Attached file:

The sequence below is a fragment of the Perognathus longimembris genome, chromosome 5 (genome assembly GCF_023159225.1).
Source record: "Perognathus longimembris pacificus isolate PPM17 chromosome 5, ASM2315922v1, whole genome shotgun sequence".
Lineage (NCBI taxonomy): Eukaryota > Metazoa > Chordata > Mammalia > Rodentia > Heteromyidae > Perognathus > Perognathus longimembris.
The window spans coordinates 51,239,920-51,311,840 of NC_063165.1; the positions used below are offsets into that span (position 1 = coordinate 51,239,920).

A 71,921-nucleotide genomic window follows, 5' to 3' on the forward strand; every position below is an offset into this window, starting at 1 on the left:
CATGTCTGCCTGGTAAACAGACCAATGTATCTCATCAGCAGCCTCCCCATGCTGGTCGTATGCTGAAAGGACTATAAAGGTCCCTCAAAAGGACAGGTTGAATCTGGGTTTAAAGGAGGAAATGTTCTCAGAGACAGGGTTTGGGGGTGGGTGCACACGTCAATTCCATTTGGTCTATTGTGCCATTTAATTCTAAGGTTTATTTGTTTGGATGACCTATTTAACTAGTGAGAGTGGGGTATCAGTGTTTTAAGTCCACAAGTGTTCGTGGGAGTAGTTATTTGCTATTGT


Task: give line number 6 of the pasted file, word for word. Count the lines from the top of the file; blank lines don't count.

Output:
CATGTCTGCCTGGTAAACAGACCAATGTATCTCATCAGCAGCCTCCCCATGCTGGTCGTATGCTGAAAGGACTATAAAGGTCCCTCAAAAGGACAGGTTGAATCTGGGTTTAAAGGAGGAAATGTTCTCAGAGACAGGGTTTGGGGGTGGGTGCACACGTCAATTCCATTTGGTCTATTGTGCCATTTAATTCTAAGGTTTATTTGTTTGGATGACCTATTTAACTAGTGAGAGTGGGGTATCAGTGTTTTAAGTCCACAAGTGTTCGTGGGAGTAGTTATTTGCTATTGT